Lewis Announces Proposal to Scale Emergency Shelter

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‘It Takes A Village’ Approach Will Better Address the Needs of Nearly 4K People Experiencing Unsheltered Homelessness


Councilmember Andrew J. Lewis (District 7 – Pioneer Square to Magnolia) announced his proposal for allowing Seattle to quickly and affordably create more housing options for our homeless neighbors.

Lewis’ launch of “It Takes A Village: A Proposal to Scale Emergency Shelter in Seattle” is intended to better address the needs of nearly 4,000 people (Seattle/King County Point-In-Time Count) experiencing unsheltered homelessness in Seattle. It would scale a proven solution for alleviating unsheltered homelessness: tiny house villages (THV) and, in so doing create at least 480 additional spaces in partnership with help from private sector investments.

To scale the City’s existing THV system, Lewis’ proposal would create a total of 800 tiny houses in 20 villages (an increase from the current offering of 294 tiny houses in eight villages) in an effort to immediately remove tent encampments and instead offer people highly desirable places to stay while they seek permanent housing.

With a startup cost of between $400-600K in capital costs, a number of individuals and large scale businesses are stepping forward to help mitigate costs for annual operations ($800K, 480 additional tiny homes).

Lewis and his Council colleagues will discuss the proposal more formally during a meeting of the Select Committee on Homelessness Strategies & Investments that begins 2:00 p.m. on Wednesday, January 27. 

“Tiny houses are not permanent housing.  They are emergency shelters combining private individual small houses with communal hygiene and dining facilities. Tiny houses in and of themselves do not end homelessness. Only permanent housing can do that,” said Lewis.  “However, tiny house placements can immediately remove tent encampments by providing people highly desirable places to stay while they seek permanent housing.”

“As outreach providers, we are excited about the opportunity to partner with businesses and communities,” said Chloe Gale, the Executive Director of REACH. “Tiny Houses are a good fit for many of the people we encounter who are living outside.”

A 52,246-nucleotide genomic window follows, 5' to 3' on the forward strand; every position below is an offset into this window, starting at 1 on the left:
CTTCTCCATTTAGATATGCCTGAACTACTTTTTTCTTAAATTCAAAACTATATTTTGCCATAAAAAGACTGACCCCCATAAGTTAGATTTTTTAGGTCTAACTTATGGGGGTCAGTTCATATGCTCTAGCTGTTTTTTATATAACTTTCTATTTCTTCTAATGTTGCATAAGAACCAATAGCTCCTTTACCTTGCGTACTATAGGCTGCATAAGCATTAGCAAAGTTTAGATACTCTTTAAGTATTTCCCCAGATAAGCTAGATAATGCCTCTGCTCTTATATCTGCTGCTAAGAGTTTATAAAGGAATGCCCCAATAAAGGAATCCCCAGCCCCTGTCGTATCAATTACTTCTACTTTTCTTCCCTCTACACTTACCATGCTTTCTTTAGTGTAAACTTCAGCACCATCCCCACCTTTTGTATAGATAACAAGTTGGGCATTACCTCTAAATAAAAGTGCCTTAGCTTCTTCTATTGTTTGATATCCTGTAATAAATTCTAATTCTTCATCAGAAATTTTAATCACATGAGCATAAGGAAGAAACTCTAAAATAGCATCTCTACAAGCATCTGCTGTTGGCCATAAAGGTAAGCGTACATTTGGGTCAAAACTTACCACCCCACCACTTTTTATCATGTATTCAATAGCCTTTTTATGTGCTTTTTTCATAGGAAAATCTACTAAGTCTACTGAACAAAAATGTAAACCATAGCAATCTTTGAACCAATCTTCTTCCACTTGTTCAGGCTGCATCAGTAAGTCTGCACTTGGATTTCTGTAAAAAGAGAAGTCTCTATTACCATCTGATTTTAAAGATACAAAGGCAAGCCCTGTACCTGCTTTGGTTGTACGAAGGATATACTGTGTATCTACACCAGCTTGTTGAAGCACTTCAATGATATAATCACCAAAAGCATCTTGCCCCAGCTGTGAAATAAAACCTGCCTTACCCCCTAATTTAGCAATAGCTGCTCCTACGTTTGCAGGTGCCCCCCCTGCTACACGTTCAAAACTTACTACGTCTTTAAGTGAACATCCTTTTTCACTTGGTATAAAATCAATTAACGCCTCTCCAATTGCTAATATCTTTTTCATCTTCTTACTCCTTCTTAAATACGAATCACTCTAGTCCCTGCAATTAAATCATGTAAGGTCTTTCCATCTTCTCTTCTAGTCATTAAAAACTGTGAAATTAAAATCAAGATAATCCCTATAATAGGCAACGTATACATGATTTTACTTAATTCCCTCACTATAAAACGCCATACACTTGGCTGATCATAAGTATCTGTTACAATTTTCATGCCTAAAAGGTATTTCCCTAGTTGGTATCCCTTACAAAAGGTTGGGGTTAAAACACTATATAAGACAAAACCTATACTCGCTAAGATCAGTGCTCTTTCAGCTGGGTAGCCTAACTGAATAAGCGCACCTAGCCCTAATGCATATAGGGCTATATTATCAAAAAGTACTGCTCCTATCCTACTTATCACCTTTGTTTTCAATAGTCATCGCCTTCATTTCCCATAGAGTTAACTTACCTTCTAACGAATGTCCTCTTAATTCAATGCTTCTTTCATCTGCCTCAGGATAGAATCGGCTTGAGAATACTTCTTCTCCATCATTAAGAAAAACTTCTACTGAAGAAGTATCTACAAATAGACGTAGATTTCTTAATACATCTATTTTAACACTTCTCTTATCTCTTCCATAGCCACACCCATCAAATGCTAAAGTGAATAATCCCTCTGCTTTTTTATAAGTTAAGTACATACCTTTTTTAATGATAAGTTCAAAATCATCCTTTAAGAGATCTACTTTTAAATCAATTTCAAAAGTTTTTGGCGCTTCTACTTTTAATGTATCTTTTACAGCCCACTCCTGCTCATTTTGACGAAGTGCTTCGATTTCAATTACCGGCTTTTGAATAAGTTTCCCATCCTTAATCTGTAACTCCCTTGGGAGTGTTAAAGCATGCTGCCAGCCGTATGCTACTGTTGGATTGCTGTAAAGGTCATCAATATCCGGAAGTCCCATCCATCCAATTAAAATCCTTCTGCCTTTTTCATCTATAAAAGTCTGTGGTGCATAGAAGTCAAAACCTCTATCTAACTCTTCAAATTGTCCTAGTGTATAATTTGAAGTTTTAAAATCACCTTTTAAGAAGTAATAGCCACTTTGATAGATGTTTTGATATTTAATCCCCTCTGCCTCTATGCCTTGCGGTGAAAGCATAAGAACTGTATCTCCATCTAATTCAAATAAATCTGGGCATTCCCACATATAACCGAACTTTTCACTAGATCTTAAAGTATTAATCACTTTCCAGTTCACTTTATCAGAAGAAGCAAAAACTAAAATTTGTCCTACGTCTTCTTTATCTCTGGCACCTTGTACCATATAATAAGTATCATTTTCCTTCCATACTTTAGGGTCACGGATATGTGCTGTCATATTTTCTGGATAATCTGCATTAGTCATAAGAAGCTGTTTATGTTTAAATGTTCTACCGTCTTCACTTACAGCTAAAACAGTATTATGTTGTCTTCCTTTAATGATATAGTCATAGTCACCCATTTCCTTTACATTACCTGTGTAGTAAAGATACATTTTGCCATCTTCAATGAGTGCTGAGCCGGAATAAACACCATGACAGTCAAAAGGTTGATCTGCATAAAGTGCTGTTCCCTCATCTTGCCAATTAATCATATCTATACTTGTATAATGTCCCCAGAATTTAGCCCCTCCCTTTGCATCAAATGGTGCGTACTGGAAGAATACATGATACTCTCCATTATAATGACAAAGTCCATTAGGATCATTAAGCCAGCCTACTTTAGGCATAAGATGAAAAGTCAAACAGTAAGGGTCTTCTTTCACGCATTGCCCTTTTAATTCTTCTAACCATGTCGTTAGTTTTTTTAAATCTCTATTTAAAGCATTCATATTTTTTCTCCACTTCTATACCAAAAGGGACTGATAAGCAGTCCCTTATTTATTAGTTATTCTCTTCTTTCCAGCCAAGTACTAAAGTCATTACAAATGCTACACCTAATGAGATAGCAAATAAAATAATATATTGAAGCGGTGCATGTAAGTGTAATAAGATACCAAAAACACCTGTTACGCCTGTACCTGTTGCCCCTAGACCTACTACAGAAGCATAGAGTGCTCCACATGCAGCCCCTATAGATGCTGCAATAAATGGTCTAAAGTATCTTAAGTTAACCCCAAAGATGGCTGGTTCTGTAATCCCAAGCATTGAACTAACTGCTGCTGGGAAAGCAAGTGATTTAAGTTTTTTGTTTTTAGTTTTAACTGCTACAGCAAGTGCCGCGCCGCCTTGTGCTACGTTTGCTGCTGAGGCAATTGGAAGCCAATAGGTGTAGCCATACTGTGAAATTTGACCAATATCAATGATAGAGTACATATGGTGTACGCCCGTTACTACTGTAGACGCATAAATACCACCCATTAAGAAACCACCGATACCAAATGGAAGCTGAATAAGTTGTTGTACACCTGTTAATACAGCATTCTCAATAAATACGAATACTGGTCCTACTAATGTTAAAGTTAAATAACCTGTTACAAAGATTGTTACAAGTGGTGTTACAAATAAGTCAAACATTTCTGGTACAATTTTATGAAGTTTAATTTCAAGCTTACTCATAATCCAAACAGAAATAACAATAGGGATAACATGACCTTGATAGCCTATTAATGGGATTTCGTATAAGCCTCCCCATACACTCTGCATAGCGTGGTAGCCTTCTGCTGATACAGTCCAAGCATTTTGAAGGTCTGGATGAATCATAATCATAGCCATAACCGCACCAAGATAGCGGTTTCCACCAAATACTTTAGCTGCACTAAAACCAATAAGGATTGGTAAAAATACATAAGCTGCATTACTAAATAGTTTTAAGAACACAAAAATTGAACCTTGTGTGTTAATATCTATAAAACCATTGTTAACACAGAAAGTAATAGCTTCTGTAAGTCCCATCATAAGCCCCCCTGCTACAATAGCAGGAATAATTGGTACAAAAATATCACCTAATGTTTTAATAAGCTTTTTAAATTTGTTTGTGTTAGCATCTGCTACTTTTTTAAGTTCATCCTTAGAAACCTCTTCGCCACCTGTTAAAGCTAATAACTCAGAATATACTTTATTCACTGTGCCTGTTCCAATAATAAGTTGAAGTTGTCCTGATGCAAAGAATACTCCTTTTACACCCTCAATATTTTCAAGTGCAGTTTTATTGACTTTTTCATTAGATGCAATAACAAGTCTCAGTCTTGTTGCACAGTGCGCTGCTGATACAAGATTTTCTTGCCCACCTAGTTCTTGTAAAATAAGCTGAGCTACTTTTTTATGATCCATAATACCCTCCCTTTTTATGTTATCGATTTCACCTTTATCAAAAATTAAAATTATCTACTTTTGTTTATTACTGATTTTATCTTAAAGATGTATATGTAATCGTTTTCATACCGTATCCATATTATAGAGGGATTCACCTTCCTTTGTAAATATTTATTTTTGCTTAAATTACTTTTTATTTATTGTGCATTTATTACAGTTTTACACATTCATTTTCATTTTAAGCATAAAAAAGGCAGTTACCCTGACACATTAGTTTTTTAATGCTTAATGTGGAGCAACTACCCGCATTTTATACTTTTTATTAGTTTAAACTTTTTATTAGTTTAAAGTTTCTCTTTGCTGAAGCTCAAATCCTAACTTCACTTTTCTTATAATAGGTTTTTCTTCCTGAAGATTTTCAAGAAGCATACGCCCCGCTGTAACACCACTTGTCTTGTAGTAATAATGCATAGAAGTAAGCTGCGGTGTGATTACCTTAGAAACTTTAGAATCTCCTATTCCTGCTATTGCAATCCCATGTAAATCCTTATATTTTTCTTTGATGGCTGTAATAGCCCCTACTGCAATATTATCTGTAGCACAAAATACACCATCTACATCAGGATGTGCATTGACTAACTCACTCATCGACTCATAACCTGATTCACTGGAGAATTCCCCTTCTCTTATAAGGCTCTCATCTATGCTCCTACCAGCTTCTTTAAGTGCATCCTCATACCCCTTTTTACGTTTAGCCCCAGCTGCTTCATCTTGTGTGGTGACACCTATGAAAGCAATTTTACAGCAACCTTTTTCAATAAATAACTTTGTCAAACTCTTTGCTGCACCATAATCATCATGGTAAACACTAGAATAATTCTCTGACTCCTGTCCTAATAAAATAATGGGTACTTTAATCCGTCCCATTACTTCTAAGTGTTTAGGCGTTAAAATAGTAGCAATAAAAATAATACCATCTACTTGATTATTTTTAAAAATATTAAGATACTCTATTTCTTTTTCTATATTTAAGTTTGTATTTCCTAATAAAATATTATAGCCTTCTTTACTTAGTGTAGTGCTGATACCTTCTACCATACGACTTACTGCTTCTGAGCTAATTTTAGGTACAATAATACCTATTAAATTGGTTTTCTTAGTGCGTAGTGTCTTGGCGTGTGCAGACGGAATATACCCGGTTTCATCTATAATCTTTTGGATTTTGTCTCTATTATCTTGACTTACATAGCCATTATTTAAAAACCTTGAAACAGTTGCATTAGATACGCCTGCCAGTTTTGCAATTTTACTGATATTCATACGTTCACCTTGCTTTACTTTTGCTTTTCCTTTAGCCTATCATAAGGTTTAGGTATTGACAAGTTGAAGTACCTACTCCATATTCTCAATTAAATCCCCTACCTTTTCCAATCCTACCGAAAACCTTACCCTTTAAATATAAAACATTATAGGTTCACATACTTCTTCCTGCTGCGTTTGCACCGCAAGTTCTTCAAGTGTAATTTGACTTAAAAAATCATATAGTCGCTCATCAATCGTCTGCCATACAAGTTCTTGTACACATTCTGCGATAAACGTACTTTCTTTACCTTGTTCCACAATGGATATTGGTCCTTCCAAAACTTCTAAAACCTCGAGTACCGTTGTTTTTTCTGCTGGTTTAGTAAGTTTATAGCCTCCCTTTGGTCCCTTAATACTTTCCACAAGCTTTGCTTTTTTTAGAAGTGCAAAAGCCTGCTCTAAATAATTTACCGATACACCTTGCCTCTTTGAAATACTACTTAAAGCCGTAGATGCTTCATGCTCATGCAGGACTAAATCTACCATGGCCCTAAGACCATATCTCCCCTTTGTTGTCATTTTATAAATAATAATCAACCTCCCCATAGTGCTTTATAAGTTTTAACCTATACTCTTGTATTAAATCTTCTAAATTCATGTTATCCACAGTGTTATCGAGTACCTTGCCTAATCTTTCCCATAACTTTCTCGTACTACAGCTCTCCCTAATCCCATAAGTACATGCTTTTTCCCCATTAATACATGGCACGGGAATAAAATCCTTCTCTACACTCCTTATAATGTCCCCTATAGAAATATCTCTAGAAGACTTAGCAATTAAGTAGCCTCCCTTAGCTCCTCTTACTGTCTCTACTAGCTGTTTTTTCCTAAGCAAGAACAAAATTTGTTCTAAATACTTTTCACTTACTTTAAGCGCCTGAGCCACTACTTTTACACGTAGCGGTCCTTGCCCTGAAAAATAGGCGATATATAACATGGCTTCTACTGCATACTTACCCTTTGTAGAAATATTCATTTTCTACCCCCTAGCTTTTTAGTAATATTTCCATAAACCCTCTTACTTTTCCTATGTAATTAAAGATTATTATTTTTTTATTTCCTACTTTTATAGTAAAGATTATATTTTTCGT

The plan has two phases and will match existing City resources already appropriated with matching private funds to quickly establish 6 new villages of 40 tiny houses each.  Appropriate additional City resources with matching private funds to establish 6 additional villages of 40 tiny houses each by the end of 2021.

“Based on current turnover, we estimate 480 tiny houses would serve 720 people over an 18-month period,” said Sharon Lee, Low Income Housing Institute (LIHI).  “That would double the amount of added capacity and bring the shelter spaces gap down to 1,873.”

Councilmember Lewis’ office has identified sites throughout Seattle that are suitable for tiny house villages.  Final site assessments are needed to confirm total cost, but assuming the 6 chosen sites cost as much as the most expensive village to date we will need $3.6 million in private one-time donations for the first phase of the initiative. 

“As a company active in major metropolitan cities like Chicago, Los Angeles and Vancouver, we know the challenges cities face from accelerating homelessness,” said Duncan Wlodarczak, Onni. “With cities and governments searching for solutions to address this critical issue, Councilmember Lewis’ “It Takes A Village” plan emerges as one of the most innovative, well-constructed, and thoughtfully vetted proposals in any city we have seen. The Onni Group is proud to be an initial supporter of this program and looks forward to working with Councilmember Lew and the ‘It Takes A Village’ team to bring real results to Seattle.”  

With $3.6 million in private support, the City can use the entire $4.2 million appropriated for new villages in 2021 for operations.

According to data provided by the Low Income Housing Institute:

  • In 2019, 41% of Tiny House villagers exited to stable or transitional housing versus only <1% of overnight shelter residents and 31% of people in enhanced shelter.
  • Over the past 5 years 2,800 people have transitioned through the 335 houses. That is an average of 8.3 people per-house.

“If you are a landowner with vacant property of at least 10,000 square feet we need your help. Note that there are property tax exemptions for hosting villages,” added Lewis.  “If you are a board member or officer of a charitable foundation, corporate board, or civic organization help us secure a contribution to get this plan going. We are happy to schedule a presentation for your organization.  Please call, write-in, or contact my office about volunteer opportunities.”